Foraged Flavor – Dante in the Omaha World Herald
By Sarah Baker Hansen • WORLD-HERALD staff writer | Posted: Wednesday, June 25, 2014
Photos by Kent Sievers/WORLD-HERALD
OK. Maybe its not quite that dramatic. But keeping the location secret was the only condition chef Nick Strawhecker, who owns and cooks at Dante Ristorante, made me agree to before inviting me into the wilderness, along with his sous chef, Dave Smyrk, and chef de cuisine, Jake Newton.
We spent the better part of four hours – precious daytime prep and kitchen time for most chefs — tromping through wooded areas and swampy meadows looking for coveted, truly local ingredients.
“When I worked in Oregon and Washington state, we paid $25 a pound for morels in the spring,” Strawhecker said. “I never knew until I moved back here that I could go out into the woods and pick them myself. Foraging season is one of the most exciting times of the year.”
Strawhecker and his crew are among many Omaha chefs who have turned to the wild for indigenous ingredients. Diners may have eaten hand-foraged morel mushrooms with their pizzas at Dante. They might have seen menus list stinging nettle, a plant that turns from violent to gentle once cooked. And as the summer rolls on, chefs will be spending time in fields hunting for ingredients such as wild mustard greens, horseradish, garlic shoots, asparagus, berries and other native edibles.
One of the biggest reasons chefs are turning to wild food is flavor. “We have hit this place as foodies where we have tried so many things, but they are all kind of the same thing,” said Adam Hintz, who is an edible forager, owner of Lincoln’s Meadowlark Coffee and the president of Lincoln’s Friends of Wilderness Park. “Those dishes are mixed with the same ingredients.
With wild edibles, you add to that palate of flavor. You are expanding it.” Tama Matsuoka Wong, a professional forager who gathers ingredients for Daniel Boulud’s New York City restaurant Daniel, agreed. “Foraged food has a deeper taste,” she said. “When you start to think about what you buy in the grocery store, it all tastes kind of the same — bland and watery.”
As we tromped through the damp woods, Strawhecker, Smyrk and Newton started tossing recipe ideas back and forth. Pheasant with greens. Beef with morels and butter. Pasta with arugula and wild nettles. Many came to fruition later that day.
A classic margherita pizza topped with tender, meaty morels. A simple, fresh dish of seasonal asparagus, an Italian cured meat, a soft-poached egg, morel mushrooms and house-made croutons meant to be eaten in place of a classic green salad. Handmade ravioli filled with house-made ricotta and cooked wild nettles, which taste almost like a more randy version of spinach. And the creme de la creme, a medium-rare, tender rib-eye topped with nettle butter, fennel pollen, frisee and morels — a decadent dish embracing the season’s wild side.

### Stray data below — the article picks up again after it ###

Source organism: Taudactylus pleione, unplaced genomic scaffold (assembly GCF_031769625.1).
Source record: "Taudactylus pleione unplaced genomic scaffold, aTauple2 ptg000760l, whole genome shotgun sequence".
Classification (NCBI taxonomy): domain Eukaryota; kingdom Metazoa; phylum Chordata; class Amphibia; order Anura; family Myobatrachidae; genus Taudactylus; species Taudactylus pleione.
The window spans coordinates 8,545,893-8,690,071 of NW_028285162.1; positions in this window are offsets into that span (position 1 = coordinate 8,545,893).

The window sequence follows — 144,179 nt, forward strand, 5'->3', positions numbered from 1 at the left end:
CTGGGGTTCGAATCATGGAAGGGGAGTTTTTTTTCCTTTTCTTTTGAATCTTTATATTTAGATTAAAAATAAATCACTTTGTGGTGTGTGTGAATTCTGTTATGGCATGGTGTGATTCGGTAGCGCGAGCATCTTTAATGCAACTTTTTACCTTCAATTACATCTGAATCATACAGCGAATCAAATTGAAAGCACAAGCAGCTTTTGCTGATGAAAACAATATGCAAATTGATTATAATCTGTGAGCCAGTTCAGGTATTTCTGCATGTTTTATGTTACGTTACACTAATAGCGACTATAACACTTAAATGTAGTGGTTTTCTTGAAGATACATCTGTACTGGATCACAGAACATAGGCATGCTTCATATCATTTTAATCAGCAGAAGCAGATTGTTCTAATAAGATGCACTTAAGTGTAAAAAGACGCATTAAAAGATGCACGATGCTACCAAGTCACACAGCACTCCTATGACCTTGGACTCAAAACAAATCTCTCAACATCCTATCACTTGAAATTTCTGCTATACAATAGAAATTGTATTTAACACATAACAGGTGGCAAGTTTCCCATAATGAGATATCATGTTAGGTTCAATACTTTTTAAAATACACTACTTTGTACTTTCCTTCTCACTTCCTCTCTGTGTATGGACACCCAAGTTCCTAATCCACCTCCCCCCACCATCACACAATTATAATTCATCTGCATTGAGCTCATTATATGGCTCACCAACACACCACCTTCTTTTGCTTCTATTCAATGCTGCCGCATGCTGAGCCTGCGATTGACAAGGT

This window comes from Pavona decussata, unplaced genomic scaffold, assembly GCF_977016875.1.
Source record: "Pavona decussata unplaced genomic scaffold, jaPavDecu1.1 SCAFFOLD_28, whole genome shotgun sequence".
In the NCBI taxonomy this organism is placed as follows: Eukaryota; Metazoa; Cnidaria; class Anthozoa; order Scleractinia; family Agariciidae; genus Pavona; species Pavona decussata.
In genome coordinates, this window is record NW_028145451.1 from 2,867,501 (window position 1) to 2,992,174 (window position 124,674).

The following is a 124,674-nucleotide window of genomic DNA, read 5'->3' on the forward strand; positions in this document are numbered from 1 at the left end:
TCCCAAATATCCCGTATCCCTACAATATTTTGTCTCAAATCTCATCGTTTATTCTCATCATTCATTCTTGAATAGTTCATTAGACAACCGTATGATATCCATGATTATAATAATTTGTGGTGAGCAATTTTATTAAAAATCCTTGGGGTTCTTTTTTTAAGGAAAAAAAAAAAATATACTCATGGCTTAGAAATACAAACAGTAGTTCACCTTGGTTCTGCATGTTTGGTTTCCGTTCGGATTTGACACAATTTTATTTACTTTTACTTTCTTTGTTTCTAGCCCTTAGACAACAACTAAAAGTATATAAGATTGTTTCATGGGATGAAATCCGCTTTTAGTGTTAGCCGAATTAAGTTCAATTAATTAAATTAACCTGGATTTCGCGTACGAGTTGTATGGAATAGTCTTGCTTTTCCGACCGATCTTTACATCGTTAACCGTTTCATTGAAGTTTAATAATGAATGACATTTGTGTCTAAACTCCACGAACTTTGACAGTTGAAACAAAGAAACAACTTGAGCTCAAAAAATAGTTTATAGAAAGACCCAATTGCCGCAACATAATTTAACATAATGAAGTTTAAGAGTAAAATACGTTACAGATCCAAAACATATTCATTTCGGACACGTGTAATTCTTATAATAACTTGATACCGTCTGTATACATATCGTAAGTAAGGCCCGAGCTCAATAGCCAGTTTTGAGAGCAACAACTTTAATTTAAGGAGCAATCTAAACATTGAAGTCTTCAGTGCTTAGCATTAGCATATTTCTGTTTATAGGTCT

Wong, who wrote a book in 2012 called “Foraged Flavor,” said when she first began collecting wild edibles, she didn’t know what to do with the ingredients beyond tossing them in salads or steeping them into tea. She found the lack of recipes frustrating. She was dining at Daniel in New York City with friends who encouraged her to drop off some of her foraged, wild ingredients for the chef to consider using in their meal. The chef used her plants, and after dinner, the restaurant’s chef de cuisine, Eddy LeRoux, asked her for more. She began bringing him ingredients foraged from the meadow near her home, hauling huge trash bags full of weeds into the city on the subway. Eventually the two co-wrote their guide book to foraging with lots of recipes for full dishes.
Wong encourages first-time foragers not to get overwhelmed. “I started with knowing what was around me, and then knowing whether it was edible or not came next,” she said. “The worst is to overdo it and have a list of hundreds of plants. Just start with one thing.” Wong has a sustainability code for each plant listed in her book. Plants marked green grow in abundance and should be harvested. Those marked yellow are endangered, and the ones marked with red shouldn’t be harvested in bulk.
“Foraging really isn’t free,” she said. “Someone is managing the landscape. You want to make sure you are a part of that and not taking it away and not giving back.” Hintz recommended two books for beginning foragers: a Peterson Field Guide for edible plants, which comes in many regional varieties, and “Wild Seasons: Gathering and Cooking Wild Plants of the Great Plains” by Kay Young.
He also said beginners need to know humans can digest wild edibles, but a person not used to eating them should be cautious. “Most of our diet is corn or meat or cheese-based,” Hintz said. “Expanding away from that palette can cause moments of indigestion.” It’s always a good idea, he said, to start with small amounts of wild ingredients. He also advises beginning foragers to think about where they are picking ingredients. The plants growing in most roadsides and ditches have likely been sprayed with chemicals. He says beginners should get to know their region and find other wild places, like the Missouri River Valley. But there is an even safer place. “We should start growing these plants in our yards,” Hintz said. “That is the best place for you to know how they are being treated.”
As the summer rolls on, he said Nebraska is ripe with ingredients to be foraged, including all sorts of berries, especially mulberries, gooseberries and elderberries. Cattails, wild mint, purslane and nettles are everywhere, too. “These are plants that have lived here longer than our culture has,” he said. “When you discover these ingredients, they become the true Great Plains flavor. We just forgot about them, and now we’re starting to reinvest.”
Contact the writer: Sarah Baker Hansen – 402-444-1069, email@example.com, twitter.com/SBHOWH